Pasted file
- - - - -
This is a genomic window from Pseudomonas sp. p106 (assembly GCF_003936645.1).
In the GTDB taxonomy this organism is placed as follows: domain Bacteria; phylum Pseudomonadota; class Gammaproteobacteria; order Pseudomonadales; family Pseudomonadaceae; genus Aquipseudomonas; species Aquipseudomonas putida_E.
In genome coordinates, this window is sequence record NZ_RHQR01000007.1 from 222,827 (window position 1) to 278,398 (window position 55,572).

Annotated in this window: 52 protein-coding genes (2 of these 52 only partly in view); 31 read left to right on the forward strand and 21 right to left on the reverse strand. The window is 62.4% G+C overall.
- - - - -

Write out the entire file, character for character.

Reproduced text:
This is a genomic window from Pseudomonas sp. p106 (assembly GCF_003936645.1).
In the GTDB taxonomy this organism is placed as follows: domain Bacteria; phylum Pseudomonadota; class Gammaproteobacteria; order Pseudomonadales; family Pseudomonadaceae; genus Aquipseudomonas; species Aquipseudomonas putida_E.
In genome coordinates, this window is sequence record NZ_RHQR01000007.1 from 222,827 (window position 1) to 278,398 (window position 55,572).

Annotated in this window: 52 protein-coding genes (2 of these 52 only partly in view); 31 read left to right on the forward strand and 21 right to left on the reverse strand. The window is 62.4% G+C overall.